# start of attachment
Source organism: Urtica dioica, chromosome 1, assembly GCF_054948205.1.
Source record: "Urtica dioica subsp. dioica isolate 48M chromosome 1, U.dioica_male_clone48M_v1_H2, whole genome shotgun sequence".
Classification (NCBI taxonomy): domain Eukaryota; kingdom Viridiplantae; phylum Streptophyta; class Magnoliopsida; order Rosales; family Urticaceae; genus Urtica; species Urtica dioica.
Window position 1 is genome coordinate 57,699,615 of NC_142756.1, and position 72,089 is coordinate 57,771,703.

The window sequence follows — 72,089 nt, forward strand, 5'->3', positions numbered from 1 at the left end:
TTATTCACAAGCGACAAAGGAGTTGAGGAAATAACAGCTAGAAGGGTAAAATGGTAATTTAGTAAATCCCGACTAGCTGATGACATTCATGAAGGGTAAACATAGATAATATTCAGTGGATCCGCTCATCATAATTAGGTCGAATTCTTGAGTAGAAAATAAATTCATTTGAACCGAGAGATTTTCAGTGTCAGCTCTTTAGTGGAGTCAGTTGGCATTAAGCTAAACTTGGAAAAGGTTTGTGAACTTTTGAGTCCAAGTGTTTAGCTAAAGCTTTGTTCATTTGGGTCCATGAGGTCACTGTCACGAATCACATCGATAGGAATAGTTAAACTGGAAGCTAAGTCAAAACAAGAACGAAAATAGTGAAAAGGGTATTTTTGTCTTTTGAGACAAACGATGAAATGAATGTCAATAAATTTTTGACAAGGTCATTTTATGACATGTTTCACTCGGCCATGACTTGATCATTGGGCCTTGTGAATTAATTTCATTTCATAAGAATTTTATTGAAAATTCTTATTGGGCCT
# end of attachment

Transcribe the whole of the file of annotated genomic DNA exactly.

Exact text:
Source organism: Urtica dioica, chromosome 1, assembly GCF_054948205.1.
Source record: "Urtica dioica subsp. dioica isolate 48M chromosome 1, U.dioica_male_clone48M_v1_H2, whole genome shotgun sequence".
Classification (NCBI taxonomy): domain Eukaryota; kingdom Viridiplantae; phylum Streptophyta; class Magnoliopsida; order Rosales; family Urticaceae; genus Urtica; species Urtica dioica.
Window position 1 is genome coordinate 57,699,615 of NC_142756.1, and position 72,089 is coordinate 57,771,703.

The window sequence follows — 72,089 nt, forward strand, 5'->3', positions numbered from 1 at the left end:
TTATTCACAAGCGACAAAGGAGTTGAGGAAATAACAGCTAGAAGGGTAAAATGGTAATTTAGTAAATCCCGACTAGCTGATGACATTCATGAAGGGTAAACATAGATAATATTCAGTGGATCCGCTCATCATAATTAGGTCGAATTCTTGAGTAGAAAATAAATTCATTTGAACCGAGAGATTTTCAGTGTCAGCTCTTTAGTGGAGTCAGTTGGCATTAAGCTAAACTTGGAAAAGGTTTGTGAACTTTTGAGTCCAAGTGTTTAGCTAAAGCTTTGTTCATTTGGGTCCATGAGGTCACTGTCACGAATCACATCGATAGGAATAGTTAAACTGGAAGCTAAGTCAAAACAAGAACGAAAATAGTGAAAAGGGTATTTTTGTCTTTTGAGACAAACGATGAAATGAATGTCAATAAATTTTTGACAAGGTCATTTTATGACATGTTTCACTCGGCCATGACTTGATCATTGGGCCTTGTGAATTAATTTCATTTCATAAGAATTTTATTGAAAATTCTTATTGGGCCT